Today’s Gospel is acted out almost every Sunday here at St. Ignatius. Mary and Joseph went to the temple holding Jesus. Simeon and Anna made a fuss. This happens here also. Just about every week one of our couples come in to the church holding their newborn child. There joy is indescribable. “Look who we have with us,” they say before they ever open their mouths. I make believe I’m surprised even though I may have seen the expectant Mom every week. I love seeing the babies, and I enjoy making a fuss. And I love seeing the huge change in the parents who present their first child. One young couple told me something that I know all of you realized when he came home from the hospital with that first child. They said, “You know, we can’t come and go and do the things we did before we had the baby, but we have so much more now. Life was great before, but much better now.”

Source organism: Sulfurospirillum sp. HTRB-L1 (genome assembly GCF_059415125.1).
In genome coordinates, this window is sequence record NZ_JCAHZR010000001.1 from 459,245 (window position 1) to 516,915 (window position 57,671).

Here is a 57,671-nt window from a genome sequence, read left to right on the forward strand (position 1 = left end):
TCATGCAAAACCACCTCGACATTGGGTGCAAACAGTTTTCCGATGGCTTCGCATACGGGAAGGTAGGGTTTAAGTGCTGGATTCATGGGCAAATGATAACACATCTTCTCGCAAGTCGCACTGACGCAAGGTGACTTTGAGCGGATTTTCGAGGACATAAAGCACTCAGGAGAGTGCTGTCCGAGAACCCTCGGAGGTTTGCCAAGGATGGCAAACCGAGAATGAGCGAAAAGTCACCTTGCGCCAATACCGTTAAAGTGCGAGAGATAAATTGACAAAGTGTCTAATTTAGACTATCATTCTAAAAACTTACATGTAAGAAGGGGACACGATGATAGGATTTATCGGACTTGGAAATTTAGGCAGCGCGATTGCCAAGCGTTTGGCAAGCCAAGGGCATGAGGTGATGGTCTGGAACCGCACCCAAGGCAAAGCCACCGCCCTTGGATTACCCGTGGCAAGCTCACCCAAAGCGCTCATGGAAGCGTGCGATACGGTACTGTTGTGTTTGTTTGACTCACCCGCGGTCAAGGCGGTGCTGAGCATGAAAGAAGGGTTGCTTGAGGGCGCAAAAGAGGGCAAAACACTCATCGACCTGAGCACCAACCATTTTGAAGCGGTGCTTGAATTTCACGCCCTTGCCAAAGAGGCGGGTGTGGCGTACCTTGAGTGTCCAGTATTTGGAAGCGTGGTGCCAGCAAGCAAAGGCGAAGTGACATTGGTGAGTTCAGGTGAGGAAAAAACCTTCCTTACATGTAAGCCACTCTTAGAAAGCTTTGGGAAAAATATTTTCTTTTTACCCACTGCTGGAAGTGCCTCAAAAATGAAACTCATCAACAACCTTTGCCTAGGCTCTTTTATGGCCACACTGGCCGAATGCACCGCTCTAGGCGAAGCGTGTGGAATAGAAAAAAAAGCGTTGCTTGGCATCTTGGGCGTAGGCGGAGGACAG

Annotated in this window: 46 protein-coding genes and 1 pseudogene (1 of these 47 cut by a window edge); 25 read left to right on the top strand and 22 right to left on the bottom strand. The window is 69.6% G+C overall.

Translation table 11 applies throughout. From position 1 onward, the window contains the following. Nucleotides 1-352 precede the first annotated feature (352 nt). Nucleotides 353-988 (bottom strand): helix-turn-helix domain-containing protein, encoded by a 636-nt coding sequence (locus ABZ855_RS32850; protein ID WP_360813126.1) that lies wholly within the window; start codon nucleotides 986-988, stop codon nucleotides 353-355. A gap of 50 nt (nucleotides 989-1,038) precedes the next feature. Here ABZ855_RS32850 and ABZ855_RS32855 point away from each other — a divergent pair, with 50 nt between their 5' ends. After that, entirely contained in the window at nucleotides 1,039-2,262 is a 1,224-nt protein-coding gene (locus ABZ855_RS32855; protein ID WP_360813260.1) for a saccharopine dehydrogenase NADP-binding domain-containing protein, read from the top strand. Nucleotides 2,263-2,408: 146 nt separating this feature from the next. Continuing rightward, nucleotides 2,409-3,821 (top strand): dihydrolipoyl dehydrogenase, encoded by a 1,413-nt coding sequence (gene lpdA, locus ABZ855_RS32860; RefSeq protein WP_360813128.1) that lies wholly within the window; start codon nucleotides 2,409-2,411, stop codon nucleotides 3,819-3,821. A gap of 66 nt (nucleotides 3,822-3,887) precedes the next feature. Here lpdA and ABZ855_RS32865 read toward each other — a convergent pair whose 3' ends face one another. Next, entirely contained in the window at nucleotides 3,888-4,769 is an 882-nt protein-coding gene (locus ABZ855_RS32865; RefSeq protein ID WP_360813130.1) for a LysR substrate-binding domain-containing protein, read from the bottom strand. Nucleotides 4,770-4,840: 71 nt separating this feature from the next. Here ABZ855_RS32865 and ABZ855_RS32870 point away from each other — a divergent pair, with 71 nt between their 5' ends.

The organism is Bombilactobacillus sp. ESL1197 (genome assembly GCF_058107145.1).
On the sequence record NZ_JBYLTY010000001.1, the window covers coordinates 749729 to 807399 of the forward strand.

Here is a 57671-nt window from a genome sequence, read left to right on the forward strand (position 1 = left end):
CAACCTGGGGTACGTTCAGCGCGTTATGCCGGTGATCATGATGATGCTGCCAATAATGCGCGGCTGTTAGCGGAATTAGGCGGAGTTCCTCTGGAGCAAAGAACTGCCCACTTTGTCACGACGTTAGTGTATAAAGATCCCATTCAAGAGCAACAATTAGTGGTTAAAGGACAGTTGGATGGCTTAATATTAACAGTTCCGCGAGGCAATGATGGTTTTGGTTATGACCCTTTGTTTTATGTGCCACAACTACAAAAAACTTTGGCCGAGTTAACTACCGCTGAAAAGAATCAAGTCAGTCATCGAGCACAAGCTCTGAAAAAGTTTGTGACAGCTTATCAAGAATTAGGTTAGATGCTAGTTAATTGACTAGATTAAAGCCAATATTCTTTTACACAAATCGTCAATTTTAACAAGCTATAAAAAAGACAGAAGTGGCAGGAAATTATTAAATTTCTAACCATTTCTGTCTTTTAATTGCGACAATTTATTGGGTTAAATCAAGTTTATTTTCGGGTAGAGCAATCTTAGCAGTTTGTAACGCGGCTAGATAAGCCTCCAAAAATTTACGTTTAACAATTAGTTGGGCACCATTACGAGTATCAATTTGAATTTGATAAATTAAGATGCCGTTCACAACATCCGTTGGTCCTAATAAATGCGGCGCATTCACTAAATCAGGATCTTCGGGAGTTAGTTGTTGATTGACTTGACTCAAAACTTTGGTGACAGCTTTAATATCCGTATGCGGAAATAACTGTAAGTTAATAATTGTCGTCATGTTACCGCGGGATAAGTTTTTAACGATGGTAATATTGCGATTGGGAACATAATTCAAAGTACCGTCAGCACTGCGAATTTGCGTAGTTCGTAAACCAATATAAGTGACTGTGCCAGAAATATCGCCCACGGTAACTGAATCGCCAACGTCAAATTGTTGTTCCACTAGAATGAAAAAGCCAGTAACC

I love seeing how much you love your children. I love the fact that you all are determined to provide the best for your children. Let me remind you, to be the best parents you can be, remain grounded in the Lord. Make prayer a part of your home life. Pray with your children at bedtime and pray for them after they fall asleep. Teach your children respect. Let them witness your respect for them, for each other, and for others and demand that they respect others, including you.
Do your best, and trust God to do the rest.
May all our families be Holy Families.